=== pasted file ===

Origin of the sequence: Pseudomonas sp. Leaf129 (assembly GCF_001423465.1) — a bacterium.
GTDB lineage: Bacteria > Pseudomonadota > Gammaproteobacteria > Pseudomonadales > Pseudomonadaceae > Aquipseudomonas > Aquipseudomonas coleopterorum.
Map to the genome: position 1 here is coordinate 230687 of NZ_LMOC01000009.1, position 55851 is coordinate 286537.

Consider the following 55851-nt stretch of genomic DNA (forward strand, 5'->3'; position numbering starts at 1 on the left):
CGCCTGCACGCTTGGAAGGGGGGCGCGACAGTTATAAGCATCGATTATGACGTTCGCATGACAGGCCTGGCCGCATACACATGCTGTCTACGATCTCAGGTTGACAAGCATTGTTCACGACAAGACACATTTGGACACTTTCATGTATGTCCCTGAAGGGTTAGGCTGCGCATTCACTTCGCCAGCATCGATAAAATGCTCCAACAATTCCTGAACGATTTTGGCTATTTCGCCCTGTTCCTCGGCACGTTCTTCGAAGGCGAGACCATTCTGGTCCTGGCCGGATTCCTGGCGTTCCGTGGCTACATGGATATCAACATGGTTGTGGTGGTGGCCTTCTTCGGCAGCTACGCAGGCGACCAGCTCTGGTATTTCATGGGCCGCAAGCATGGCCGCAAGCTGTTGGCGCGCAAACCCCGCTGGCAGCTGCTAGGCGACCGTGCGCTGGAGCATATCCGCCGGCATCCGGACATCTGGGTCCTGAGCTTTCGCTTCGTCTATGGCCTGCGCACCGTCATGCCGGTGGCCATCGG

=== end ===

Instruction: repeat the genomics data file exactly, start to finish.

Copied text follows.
Origin of the sequence: Pseudomonas sp. Leaf129 (assembly GCF_001423465.1) — a bacterium.
GTDB lineage: Bacteria > Pseudomonadota > Gammaproteobacteria > Pseudomonadales > Pseudomonadaceae > Aquipseudomonas > Aquipseudomonas coleopterorum.
Map to the genome: position 1 here is coordinate 230687 of NZ_LMOC01000009.1, position 55851 is coordinate 286537.

Consider the following 55851-nt stretch of genomic DNA (forward strand, 5'->3'; position numbering starts at 1 on the left):
CGCCTGCACGCTTGGAAGGGGGGCGCGACAGTTATAAGCATCGATTATGACGTTCGCATGACAGGCCTGGCCGCATACACATGCTGTCTACGATCTCAGGTTGACAAGCATTGTTCACGACAAGACACATTTGGACACTTTCATGTATGTCCCTGAAGGGTTAGGCTGCGCATTCACTTCGCCAGCATCGATAAAATGCTCCAACAATTCCTGAACGATTTTGGCTATTTCGCCCTGTTCCTCGGCACGTTCTTCGAAGGCGAGACCATTCTGGTCCTGGCCGGATTCCTGGCGTTCCGTGGCTACATGGATATCAACATGGTTGTGGTGGTGGCCTTCTTCGGCAGCTACGCAGGCGACCAGCTCTGGTATTTCATGGGCCGCAAGCATGGCCGCAAGCTGTTGGCGCGCAAACCCCGCTGGCAGCTGCTAGGCGACCGTGCGCTGGAGCATATCCGCCGGCATCCGGACATCTGGGTCCTGAGCTTTCGCTTCGTCTATGGCCTGCGCACCGTCATGCCGGTGGCCATCGG